What are the benefits?

  • Improves the flexibility of the spine and gives it a proper shape
  • Reduces the incidence of backache
  • It helps patients with insomnia by relieving body and mind fatigue, and eventually, inducing sleep
  • Improves digestion and cures gastric problems
  • It exercises your internal organs

How to do it?

  • Lie down supine over a mat on your back
  • Stretch out your shoulder laterally to your sides so that they lie in line with your shoulder
  • Start with an exhale. Flex your right knee close to your chest. And cross it over your midline so that your right knee touches the floor on your left
  • Simultaneously, stretch your neck to the opposite side so that your head faces the left
  • Hold on for a few seconds and get back to the initial pose
  • Repeat the same with your opposite legs
  • Inhale, come to the center and exhale, change to the opposite side, and hold with normal breathing

#5 Ananda Balasana

Ananda Balasana - Yoga for gastric related problemsAnanda Balasana - Yoga for gastric related problems

Ananda Balasana is a modified version of Balasana. Also known as the happy baby pose as the name suggests, where “Ananda” means content and “Bala” means baby. Some also refer to it as the dead bug pose, as the asana resembles a happy baby or a dead bug. But the comfortable baby pose is more accepted because of an optimistic approach. Ananda Balasana is often done as warm-up yoga to prepare oneself before doing more intense yoga asanas.

What are the benefits?

  • Stretches the muscles of hips, thighs (like hamstrings), biceps, triceps
  • Improves heart rate
  • Gives a proper shape to your spine and elongates it
  • Benefits patients with lower back pain
  • Improves digestion and cures gastric problems

How to do it?

  • Lie down on your back, supine over a mat
  • With an exhale, bend your knees close to your chest
  • Try holding your feet’ thumb with your respective hands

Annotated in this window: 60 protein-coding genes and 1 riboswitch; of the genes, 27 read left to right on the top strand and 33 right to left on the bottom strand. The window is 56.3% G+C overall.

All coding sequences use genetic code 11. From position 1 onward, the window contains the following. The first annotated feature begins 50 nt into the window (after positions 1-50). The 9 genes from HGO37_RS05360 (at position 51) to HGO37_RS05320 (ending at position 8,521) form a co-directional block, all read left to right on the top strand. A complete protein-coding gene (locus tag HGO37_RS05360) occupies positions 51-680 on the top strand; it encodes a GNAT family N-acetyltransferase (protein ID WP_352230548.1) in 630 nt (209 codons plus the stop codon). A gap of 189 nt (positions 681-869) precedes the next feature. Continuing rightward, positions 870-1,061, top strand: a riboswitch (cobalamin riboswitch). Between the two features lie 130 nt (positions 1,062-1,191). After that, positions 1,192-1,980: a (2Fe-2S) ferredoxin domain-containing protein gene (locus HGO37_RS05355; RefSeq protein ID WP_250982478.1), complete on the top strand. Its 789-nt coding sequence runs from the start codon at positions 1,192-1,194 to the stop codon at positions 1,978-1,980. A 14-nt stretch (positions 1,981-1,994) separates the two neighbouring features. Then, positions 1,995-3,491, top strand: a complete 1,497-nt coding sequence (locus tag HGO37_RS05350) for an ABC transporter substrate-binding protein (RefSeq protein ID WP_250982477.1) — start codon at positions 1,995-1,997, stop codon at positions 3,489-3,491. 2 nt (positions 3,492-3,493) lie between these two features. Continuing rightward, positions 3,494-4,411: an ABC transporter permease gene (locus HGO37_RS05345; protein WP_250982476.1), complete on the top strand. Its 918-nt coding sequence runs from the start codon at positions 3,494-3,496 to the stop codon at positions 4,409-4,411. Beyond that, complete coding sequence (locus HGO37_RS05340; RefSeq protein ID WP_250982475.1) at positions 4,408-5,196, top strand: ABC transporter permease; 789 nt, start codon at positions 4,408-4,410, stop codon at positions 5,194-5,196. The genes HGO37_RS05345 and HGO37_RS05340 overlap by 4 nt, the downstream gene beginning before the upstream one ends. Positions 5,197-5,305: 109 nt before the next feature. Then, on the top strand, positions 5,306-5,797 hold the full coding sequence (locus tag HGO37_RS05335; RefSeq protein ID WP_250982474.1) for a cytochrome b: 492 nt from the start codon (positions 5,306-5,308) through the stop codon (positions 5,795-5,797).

• Hold on to this position for a few seconds with normal breathing and let loose
  • Inhale while setting yourself loose to get back to the initial stance

#6 Halasana


Halasana is made up of two Sanskrit words, i.e., “Hala”, meaning plough (a farming tool used widely by farmers in India to prepare the soil before sowing seeds), and “asana”, meaning pose. Hence, this is also referred to as the plough pose. Like the plough is used to dig into the deeper layers of the soil, this yoga also lets you delve deeper into your mind and attain peace. This is challenging yoga, and you might take some time to master it. To master this asana, you first need to master your breathing technique and have good flexibility. 

What are the benefits?

  • Improves flexibility and strengthens muscles of your back, hamstrings, neck, etc
  • This helps in weight loss
  • It also benefits our internal organs like the thyroid, pituitary, pancreas, and many others
  • Improves digestion and cures constipation
  • Also seen benefiting patients with insomnia, diabetes, cough, cold, asthma, headaches, sinusitis, etc

How to do it?

  • Lie down on your back, supine over a mat. Keep your palm flat on the ground
  • With an inhale, press the ground with your palm and raise your legs against gravity
  • Raise your legs and pull them back so that your toes touch the ground behind your head
  • Hold on to this position for a few seconds with normal breathing. Make sure the pressure is not coming on the neck
  • While releasing the pose, press the palms on the ground and slowly roll the back down using the core strength to avoid injuries

Yogas are an organic way of treating your health issues. There are no side effects if you do it properly following professional instructions. But the first thing you should do in case of any health issue is to consult an RMP (Registered Medical Practitioner). Do take your medications regularly and follow your doctor’s instructions. End of the day, spend at least 30 minutes on these measures to heal more effectively and quickly. Stay healthy, Stay safe.

Frequently Asked Questions (FAQs)

Q. Is there any contraindication of Pawanmuktasana?

A. Yes, almost all yogas have some contraindications. People who have undergone a recent abdominal surgery should avoid doing this yoga. Also, people with a neck strain, hernia, piles, and pregnant women should not do Pawanmuktasana.

Q. I’m a patient with GERD (Gastroesophageal Reflux Disease). Is it okay if I stop taking medicines and do these yogas? Can these yogas cure my condition completely?

A. These yogas are adjuvant therapy. Always consult your doctor before making any changes in your medicines schedule. Especially in GERD, ignorance of medical therapy can lead to a cancerous condition called esophageal adenocarcinoma. Take your medications regularly and do practice these yogas for a better effect.

Q. Sometimes my knee aches while doing Balasana, is there anything I can do?

A. Like most other yogas, even Balasana has some limitations. Those with a knee injury, spondylitis, ankle injury, pregnancy, etc., should refrain from this Yoga pose. You shouldn’t perform this yoga if you’ve any such conditions. But if you don’t belong to these categories and still develop knee pain, you can instead go for its variation seated child’s pose. Here you sit down on a chair instead of kneeling on the ground. You can also keep a towel just below the ankles for the support & separate the knees and then bend forward this will reduce the tension in the knee joints.